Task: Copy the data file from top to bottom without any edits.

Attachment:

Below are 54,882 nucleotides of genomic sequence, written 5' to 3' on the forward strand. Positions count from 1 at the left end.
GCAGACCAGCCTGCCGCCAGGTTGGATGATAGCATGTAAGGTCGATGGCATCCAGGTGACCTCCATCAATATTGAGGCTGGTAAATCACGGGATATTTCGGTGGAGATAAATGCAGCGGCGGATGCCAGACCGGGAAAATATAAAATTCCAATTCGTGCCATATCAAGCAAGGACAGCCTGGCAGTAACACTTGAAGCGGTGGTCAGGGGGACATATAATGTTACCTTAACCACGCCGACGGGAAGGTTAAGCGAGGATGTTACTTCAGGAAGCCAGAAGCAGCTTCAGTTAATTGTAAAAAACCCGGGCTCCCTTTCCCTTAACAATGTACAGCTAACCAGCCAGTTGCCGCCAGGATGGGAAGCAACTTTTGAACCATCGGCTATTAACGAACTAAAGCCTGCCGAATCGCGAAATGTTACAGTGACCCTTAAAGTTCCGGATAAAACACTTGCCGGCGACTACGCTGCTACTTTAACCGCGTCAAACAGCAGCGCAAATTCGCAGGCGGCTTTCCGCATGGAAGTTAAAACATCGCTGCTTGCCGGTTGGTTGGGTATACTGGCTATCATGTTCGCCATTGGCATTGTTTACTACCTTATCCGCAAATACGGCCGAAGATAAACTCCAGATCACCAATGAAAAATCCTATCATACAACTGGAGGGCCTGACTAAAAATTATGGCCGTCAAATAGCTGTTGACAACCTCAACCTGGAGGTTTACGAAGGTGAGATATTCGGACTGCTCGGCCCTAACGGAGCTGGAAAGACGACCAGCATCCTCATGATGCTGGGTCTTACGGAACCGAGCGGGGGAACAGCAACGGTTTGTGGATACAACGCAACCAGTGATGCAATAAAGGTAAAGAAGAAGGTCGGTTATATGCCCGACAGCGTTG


Below are 54,882 nucleotides of genomic sequence, written 5' to 3' on the forward strand. Positions count from 1 at the left end.
GCAGACCAGCCTGCCGCCAGGTTGGATGATAGCATGTAAGGTCGATGGCATCCAGGTGACCTCCATCAATATTGAGGCTGGTAAATCACGGGATATTTCGGTGGAGATAAATGCAGCGGCGGATGCCAGACCGGGAAAATATAAAATTCCAATTCGTGCCATATCAAGCAAGGACAGCCTGGCAGTAACACTTGAAGCGGTGGTCAGGGGGACATATAATGTTACCTTAACCACGCCGACGGGAAGGTTAAGCGAGGATGTTACTTCAGGAAGCCAGAAGCAGCTTCAGTTAATTGTAAAAAACCCGGGCTCCCTTTCCCTTAACAATGTACAGCTAACCAGCCAGTTGCCGCCAGGATGGGAAGCAACTTTTGAACCATCGGCTATTAACGAACTAAAGCCTGCCGAATCGCGAAATGTTACAGTGACCCTTAAAGTTCCGGATAAAACACTTGCCGGCGACTACGCTGCTACTTTAACCGCGTCAAACAGCAGCGCAAATTCGCAGGCGGCTTTCCGCATGGAAGTTAAAACATCGCTGCTTGCCGGTTGGTTGGGTATACTGGCTATCATGTTCGCCATTGGCATTGTTTACTACCTTATCCGCAAATACGGCCGAAGATAAACTCCAGATCACCAATGAAAAATCCTATCATACAACTGGAGGGCCTGACTAAAAATTATGGCCGTCAAATAGCTGTTGACAACCTCAACCTGGAGGTTTACGAAGGTGAGATATTCGGACTGCTCGGCCCTAACGGAGCTGGAAAGACGACCAGCATCCTCATGATGCTGGGTCTTACGGAACCGAGCGGGGGAACAGCAACGGTTTGTGGATACAACGCAACCAGTGATGCAATAAAGGTAAAGAAGAAGGTCGGTTATATGCCCGACAGCGTTG